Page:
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Faculty

Faculty in the College of Biological Sciences conduct research on a broad range of subjects, from molecules to ecosystems, and make discoveries that improve human health, restore the environment, provide new sources of renewable energy and enhance agriculture. Here you will find a collection of news, features and opportunities for and about CBS faculty.

Checking in With Dean Forbes -- November 2019


I’m pleased to share the news that we’ve reached our $21 million campaign fundraising goal! We still have work to do to raise funds for specific projects and priorities, but this milestone is an important one because it points to the tremendous community of donors — including a number of faculty and staff — who are passionate about supporting our mission and our students. 

Coping With Toxicity

Plant and Microbial Biology faculty member Jannell Bazurto studies how a bacterium utilizes methanol, despite toxic intermediates. 

Jannell Bazurto

Plants emit oxygen. But that’s not the only chemical they send into the atmosphere. As it turns out, plants release a wide range of chemical compounds that attract pollinators, deter pests and support beneficial microbes.

A Microbe-Driven Meltdown?

A new study will examine how microbial communities living in the snow and ice pack impact glacial melt.

Trinity Hamilton on Glacier at Mt. Hood
Trinity Hamilton conducting field work at Mt. Hood. Photo Credit: Jeff Havig

The Science Behind the Movie: The Lion King

What’s fact and what’s fiction in new live-action Lion King? 

Come find out! CBS Student Services invites CBS students, faculty and staff, join us for a screening of The Lion King (2019) followed by a discussion led by former University of Minnesota Lion Center researcher Dr. Anna Mosser.

Event Details
Thursday, November 21
5:30 - 8:45 p.m.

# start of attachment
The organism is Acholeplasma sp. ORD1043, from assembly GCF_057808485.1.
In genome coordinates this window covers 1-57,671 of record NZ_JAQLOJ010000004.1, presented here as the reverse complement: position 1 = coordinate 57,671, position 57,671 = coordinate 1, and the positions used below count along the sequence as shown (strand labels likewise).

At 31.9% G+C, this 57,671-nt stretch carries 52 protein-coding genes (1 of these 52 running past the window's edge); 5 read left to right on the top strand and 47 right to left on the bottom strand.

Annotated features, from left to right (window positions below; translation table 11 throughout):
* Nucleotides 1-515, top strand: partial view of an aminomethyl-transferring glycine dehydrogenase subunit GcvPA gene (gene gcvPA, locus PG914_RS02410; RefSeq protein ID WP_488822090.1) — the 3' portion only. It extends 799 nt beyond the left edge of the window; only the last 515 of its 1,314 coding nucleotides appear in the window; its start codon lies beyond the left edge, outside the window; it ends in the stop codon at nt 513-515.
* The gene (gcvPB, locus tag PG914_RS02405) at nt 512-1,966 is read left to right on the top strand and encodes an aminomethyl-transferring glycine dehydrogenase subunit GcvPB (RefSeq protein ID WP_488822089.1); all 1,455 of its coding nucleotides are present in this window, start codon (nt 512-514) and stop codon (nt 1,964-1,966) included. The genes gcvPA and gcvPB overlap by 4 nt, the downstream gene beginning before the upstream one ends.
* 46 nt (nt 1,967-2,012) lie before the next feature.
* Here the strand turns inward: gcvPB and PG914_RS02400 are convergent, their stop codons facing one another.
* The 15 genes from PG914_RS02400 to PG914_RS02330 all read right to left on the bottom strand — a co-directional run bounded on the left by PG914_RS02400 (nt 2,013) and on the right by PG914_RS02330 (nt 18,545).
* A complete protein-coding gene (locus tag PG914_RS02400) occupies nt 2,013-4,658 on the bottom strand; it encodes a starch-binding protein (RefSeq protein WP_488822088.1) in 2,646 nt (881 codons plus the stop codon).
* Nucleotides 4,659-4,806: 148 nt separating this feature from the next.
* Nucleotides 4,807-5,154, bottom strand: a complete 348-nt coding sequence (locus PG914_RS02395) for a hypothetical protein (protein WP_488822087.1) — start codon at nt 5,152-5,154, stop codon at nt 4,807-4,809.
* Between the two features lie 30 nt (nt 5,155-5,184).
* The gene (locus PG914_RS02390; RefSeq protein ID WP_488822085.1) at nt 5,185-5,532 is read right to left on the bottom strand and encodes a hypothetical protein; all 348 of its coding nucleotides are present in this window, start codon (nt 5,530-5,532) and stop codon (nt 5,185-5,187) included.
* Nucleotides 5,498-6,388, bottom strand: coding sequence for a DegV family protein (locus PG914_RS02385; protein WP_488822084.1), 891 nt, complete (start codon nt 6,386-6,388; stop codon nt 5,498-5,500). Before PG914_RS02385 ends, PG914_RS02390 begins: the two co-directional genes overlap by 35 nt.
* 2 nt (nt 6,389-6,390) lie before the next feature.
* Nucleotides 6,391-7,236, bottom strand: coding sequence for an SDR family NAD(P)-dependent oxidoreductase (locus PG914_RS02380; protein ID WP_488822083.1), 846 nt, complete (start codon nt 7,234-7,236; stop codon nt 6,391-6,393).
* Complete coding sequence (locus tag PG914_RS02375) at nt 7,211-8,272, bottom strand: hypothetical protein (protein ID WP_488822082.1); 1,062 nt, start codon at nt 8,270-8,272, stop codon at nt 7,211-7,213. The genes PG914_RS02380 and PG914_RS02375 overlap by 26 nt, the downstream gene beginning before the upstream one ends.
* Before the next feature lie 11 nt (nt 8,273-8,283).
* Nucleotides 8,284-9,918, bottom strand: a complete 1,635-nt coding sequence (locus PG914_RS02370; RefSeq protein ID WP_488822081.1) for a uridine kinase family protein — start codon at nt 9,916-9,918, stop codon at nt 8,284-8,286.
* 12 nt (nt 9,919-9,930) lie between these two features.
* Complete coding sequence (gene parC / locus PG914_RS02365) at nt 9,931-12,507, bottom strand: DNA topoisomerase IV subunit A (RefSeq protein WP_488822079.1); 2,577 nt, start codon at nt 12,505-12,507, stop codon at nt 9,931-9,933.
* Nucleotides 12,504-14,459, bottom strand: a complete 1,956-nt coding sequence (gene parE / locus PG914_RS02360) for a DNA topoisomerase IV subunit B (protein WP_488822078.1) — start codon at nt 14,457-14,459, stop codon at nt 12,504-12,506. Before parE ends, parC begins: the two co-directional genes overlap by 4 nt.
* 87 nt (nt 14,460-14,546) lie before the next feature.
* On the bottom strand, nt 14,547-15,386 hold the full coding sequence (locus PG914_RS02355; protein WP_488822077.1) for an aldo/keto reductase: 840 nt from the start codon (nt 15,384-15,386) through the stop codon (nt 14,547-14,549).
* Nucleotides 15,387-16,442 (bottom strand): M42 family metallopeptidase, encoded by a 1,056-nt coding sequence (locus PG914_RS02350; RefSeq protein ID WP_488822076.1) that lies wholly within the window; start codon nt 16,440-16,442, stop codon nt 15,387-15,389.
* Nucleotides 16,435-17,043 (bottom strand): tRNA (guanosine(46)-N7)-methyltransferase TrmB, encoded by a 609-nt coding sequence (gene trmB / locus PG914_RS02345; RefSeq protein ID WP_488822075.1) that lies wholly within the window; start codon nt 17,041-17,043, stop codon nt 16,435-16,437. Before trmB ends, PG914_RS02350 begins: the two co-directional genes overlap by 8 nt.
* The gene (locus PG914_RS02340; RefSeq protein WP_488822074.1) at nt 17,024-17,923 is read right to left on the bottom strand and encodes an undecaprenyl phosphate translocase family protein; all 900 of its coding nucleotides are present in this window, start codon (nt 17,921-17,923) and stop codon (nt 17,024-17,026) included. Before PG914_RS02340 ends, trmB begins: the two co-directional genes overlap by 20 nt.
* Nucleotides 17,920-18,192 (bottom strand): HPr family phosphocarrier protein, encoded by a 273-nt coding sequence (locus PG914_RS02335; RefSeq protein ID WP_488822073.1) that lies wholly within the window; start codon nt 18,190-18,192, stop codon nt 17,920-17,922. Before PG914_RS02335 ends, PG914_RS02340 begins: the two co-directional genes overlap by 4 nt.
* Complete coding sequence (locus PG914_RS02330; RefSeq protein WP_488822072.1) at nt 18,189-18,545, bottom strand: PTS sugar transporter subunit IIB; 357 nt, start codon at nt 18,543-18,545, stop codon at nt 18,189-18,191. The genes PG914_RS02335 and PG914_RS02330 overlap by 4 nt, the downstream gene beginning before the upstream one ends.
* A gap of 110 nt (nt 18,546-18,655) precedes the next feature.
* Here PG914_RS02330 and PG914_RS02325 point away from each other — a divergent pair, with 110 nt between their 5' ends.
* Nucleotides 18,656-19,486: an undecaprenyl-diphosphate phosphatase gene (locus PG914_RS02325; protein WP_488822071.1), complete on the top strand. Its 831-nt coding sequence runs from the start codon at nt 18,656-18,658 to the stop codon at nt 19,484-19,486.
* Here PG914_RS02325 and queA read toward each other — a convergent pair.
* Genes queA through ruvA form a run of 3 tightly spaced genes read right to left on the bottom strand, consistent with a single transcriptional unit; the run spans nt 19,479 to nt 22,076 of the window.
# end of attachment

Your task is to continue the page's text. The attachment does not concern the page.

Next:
Coffman Theater, Coffman Memorial Union

No RSVP required.

New grant to decipher how microbes communicate

NIH grant allows Mikael Elias to continue exploring microbial languages.

Mikael Elias

A recent National Institute of Health (NIH) grant for $1.9 million over 5 years will allow Mikael Elias, assistant professor of biochemistry, molecular biology and biophysics and a member of the BioTechnology Institute, to continue exploring how bacteria communicate with each other.

Checking in With Dean Forbes - October 2019


I can no longer be in denial - summer is over! Crowded Connector buses, students studying before class, and seminar flyers lining the halls are sure signs that fall semester is in full swing. It’s a busy time for all. While I know our to-do lists are overflowing this time of year, I hope you will all take a few minutes to participate in the forthcoming Employee Engagement Survey. 

A Growing Global Research Footprint

The Nutrient Network continues to expand with new grassland sites internationally and here at home.


In 2019, the Nutrient Network (NutNet) achieved a new milestone — 143 sites on six continents. This summer, more than 40 researchers affiliated with the ecological research network attended the NutNet annual meeting hosted by Ecology, Evolution and Behavior professors Elizabeth Borer and Eric Seabloom.